“Digital transformation is no longer a choice, it’s an essential driver of revenue, profit and growth,” states digital solutions provider, SAP.
Last year in a report, SAP highlighted the poor state of digital transformation efforts around the world.
The study of over 3,000 senior executives from 17 countries found a significant level of variance between the best companies and those lagging behind. Read more:Unleashing Africa’s next generation of digital innovators
The leaders of the most successful companies at digital transformation tended to have the following key characteristics.
Firstly they viewed digital transformation as a business project, not a technology project. Some 96% of the best digital leaders regarded digital transformation as a core business goal, and this manifested itself in the way the company behaved towards customers, suppliers and partners.
“Executives need to move from simply understanding the high stakes, to activating complete end-to-end execution across their business. This requires innovative breakthrough technologies, investing in digital skills, and retraining the existing workforce. The next two years will be a key inflection point, which will separate the digital winners from those left behind.”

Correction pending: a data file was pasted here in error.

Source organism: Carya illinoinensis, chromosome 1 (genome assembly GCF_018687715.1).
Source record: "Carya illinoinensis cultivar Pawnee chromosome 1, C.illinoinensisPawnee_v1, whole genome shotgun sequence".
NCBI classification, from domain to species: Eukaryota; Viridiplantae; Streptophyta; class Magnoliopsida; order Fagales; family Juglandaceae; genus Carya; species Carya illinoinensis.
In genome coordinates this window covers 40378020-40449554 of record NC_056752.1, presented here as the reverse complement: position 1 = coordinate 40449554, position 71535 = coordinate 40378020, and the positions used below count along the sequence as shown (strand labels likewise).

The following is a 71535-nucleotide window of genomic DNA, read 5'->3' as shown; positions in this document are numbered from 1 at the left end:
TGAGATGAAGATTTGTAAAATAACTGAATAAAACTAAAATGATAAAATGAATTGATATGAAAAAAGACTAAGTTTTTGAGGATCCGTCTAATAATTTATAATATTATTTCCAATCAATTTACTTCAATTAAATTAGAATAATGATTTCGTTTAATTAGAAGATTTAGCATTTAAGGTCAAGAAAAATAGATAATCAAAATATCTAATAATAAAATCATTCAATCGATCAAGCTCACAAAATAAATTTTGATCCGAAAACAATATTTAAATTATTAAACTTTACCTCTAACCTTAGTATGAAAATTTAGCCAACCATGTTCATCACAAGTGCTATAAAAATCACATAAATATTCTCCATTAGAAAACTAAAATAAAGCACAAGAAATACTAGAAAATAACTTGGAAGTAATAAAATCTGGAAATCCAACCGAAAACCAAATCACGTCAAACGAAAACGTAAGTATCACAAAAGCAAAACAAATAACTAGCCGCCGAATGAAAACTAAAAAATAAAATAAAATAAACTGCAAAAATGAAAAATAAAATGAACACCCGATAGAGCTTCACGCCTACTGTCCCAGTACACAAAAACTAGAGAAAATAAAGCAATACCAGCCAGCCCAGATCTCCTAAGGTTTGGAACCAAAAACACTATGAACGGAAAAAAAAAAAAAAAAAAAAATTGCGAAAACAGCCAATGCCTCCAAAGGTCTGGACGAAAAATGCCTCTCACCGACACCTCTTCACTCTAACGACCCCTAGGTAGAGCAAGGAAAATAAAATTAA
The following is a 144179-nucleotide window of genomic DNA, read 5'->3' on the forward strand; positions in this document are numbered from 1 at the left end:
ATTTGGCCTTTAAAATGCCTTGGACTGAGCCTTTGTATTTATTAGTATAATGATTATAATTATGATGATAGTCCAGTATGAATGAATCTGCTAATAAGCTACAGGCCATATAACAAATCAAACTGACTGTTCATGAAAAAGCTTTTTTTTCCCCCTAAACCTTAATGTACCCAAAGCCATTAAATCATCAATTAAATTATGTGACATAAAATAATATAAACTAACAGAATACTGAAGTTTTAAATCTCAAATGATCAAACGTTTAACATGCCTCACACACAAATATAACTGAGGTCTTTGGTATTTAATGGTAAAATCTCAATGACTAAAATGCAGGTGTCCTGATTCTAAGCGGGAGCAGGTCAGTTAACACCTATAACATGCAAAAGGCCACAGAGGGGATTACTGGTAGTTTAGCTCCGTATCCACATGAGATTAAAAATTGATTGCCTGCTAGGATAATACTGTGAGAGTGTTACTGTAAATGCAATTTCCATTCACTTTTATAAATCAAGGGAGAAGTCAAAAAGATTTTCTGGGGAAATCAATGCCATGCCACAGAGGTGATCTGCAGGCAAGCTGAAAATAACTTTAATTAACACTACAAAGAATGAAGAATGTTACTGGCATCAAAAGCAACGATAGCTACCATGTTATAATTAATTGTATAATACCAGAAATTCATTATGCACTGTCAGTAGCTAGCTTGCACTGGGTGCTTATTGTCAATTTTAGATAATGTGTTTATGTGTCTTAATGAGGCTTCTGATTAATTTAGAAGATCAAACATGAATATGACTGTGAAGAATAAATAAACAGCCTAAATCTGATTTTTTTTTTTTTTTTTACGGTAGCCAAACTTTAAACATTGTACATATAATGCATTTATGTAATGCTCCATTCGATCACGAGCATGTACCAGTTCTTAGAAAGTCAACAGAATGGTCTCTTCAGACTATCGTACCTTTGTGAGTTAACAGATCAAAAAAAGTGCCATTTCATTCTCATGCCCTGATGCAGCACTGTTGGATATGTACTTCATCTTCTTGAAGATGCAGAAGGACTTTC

Digital transformation in 2018
Forbes cited the latest report on the state of digital transformation by MIT Sloan Management Review and Deloitte Digital which indicated that slow progress is being made.
It revealed that the number of companies reporting that their digital transformation projects are at a developing or mature stage rose by three and five percentage points respectively.
“This year’s study shows that executives across industries and around the world are investing in the digital maturity of their organisations,” the authors say.
“Digitally maturing companies in particular are developing their digital talent at both leadership and employee levels and creating conditions that will enable the organization to experiment, learn, and collaborate in the marketplace.”
“Education can no longer be viewed through the traditional lens that implies learning only happens in a formal classroom or training setting,” the researchers say.
“Companies across the board—even those that are showing significant digital progress—should better orchestrate new ways of learning on and off the job that encourage continuous education and allows individuals’ skills to keep pace with the rapid rate of technological change.”